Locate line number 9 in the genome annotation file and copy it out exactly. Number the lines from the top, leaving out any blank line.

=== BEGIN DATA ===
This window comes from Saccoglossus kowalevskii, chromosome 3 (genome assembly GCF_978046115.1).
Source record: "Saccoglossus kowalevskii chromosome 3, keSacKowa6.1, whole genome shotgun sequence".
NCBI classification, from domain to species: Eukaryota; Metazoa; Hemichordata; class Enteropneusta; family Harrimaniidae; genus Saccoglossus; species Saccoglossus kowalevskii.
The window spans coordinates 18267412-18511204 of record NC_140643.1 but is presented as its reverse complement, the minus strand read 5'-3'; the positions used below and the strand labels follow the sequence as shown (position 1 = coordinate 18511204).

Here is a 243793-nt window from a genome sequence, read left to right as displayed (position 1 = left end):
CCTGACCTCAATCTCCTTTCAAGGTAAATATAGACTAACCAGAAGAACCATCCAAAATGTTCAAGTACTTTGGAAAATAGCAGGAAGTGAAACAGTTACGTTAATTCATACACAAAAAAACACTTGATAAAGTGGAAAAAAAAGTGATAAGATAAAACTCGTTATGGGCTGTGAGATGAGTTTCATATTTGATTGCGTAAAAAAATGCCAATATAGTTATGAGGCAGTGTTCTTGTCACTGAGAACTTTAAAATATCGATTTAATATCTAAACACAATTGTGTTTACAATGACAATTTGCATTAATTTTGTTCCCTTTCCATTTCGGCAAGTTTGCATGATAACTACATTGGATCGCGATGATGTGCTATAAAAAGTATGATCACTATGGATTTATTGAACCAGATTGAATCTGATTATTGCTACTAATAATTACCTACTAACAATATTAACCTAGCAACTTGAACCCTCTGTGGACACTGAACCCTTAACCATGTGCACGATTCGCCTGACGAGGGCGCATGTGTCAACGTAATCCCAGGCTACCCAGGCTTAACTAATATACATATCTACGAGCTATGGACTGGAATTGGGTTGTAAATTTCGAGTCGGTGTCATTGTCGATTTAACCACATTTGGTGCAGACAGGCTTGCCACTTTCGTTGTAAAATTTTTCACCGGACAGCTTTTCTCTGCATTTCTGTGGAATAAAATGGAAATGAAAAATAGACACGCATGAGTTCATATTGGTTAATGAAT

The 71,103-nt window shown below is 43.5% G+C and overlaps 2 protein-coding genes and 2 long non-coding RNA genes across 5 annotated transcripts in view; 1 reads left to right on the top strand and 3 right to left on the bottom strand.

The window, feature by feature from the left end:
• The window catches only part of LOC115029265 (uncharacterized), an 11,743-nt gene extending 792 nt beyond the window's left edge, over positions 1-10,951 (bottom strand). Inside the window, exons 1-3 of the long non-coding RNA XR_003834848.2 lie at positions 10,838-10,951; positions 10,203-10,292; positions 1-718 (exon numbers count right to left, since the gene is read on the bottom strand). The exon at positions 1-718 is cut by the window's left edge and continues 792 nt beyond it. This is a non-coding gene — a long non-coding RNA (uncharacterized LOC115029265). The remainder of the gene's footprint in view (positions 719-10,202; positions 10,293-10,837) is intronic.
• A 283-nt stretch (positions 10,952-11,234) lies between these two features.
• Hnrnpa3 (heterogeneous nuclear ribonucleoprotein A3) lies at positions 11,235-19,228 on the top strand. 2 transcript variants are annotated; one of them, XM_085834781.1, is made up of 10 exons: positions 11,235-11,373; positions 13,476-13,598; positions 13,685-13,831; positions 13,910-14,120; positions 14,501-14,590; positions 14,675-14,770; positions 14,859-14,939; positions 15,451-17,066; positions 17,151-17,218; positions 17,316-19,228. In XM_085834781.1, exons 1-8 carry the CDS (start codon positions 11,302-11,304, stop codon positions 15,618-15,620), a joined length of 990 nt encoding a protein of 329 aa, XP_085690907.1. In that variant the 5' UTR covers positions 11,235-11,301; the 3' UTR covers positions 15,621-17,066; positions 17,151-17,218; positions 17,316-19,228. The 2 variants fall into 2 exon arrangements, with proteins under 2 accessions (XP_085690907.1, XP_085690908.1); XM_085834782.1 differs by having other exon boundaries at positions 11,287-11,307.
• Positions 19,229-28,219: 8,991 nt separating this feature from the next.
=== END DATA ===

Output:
• The window catches only part of LOC115029265 (uncharacterized), an 11,743-nt gene extending 792 nt beyond the window's left edge, over positions 1-10,951 (bottom strand). Inside the window, exons 1-3 of the long non-coding RNA XR_003834848.2 lie at positions 10,838-10,951; positions 10,203-10,292; positions 1-718 (exon numbers count right to left, since the gene is read on the bottom strand). The exon at positions 1-718 is cut by the window's left edge and continues 792 nt beyond it. This is a non-coding gene — a long non-coding RNA (uncharacterized LOC115029265). The remainder of the gene's footprint in view (positions 719-10,202; positions 10,293-10,837) is intronic.